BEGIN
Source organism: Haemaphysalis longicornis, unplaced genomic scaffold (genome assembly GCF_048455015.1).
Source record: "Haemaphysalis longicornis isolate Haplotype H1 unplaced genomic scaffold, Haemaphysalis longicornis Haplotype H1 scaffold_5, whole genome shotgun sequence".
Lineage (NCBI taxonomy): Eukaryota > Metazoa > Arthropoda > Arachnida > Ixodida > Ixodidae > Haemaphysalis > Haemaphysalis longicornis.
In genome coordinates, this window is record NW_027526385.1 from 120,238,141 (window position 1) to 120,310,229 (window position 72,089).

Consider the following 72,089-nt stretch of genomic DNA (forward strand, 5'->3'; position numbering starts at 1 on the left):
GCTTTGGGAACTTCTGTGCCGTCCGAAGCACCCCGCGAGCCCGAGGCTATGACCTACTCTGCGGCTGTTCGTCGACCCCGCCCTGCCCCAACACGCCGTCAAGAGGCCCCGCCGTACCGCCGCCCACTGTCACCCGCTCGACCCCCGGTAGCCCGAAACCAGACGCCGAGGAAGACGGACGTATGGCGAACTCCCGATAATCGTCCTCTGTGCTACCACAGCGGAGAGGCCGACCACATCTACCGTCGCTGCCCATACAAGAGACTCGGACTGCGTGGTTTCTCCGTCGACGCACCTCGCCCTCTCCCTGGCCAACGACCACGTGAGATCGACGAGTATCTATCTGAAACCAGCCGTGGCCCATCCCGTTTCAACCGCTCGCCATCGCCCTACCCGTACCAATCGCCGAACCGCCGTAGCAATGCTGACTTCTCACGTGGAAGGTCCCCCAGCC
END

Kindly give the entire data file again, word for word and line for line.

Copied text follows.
Source organism: Haemaphysalis longicornis, unplaced genomic scaffold (genome assembly GCF_048455015.1).
Source record: "Haemaphysalis longicornis isolate Haplotype H1 unplaced genomic scaffold, Haemaphysalis longicornis Haplotype H1 scaffold_5, whole genome shotgun sequence".
Lineage (NCBI taxonomy): Eukaryota > Metazoa > Arthropoda > Arachnida > Ixodida > Ixodidae > Haemaphysalis > Haemaphysalis longicornis.
In genome coordinates, this window is record NW_027526385.1 from 120,238,141 (window position 1) to 120,310,229 (window position 72,089).

Consider the following 72,089-nt stretch of genomic DNA (forward strand, 5'->3'; position numbering starts at 1 on the left):
GCTTTGGGAACTTCTGTGCCGTCCGAAGCACCCCGCGAGCCCGAGGCTATGACCTACTCTGCGGCTGTTCGTCGACCCCGCCCTGCCCCAACACGCCGTCAAGAGGCCCCGCCGTACCGCCGCCCACTGTCACCCGCTCGACCCCCGGTAGCCCGAAACCAGACGCCGAGGAAGACGGACGTATGGCGAACTCCCGATAATCGTCCTCTGTGCTACCACAGCGGAGAGGCCGACCACATCTACCGTCGCTGCCCATACAAGAGACTCGGACTGCGTGGTTTCTCCGTCGACGCACCTCGCCCTCTCCCTGGCCAACGACCACGTGAGATCGACGAGTATCTATCTGAAACCAGCCGTGGCCCATCCCGTTTCAACCGCTCGCCATCGCCCTACCCGTACCAATCGCCGAACCGCCGTAGCAATGCTGACTTCTCACGTGGAAGGTCCCCCAGCC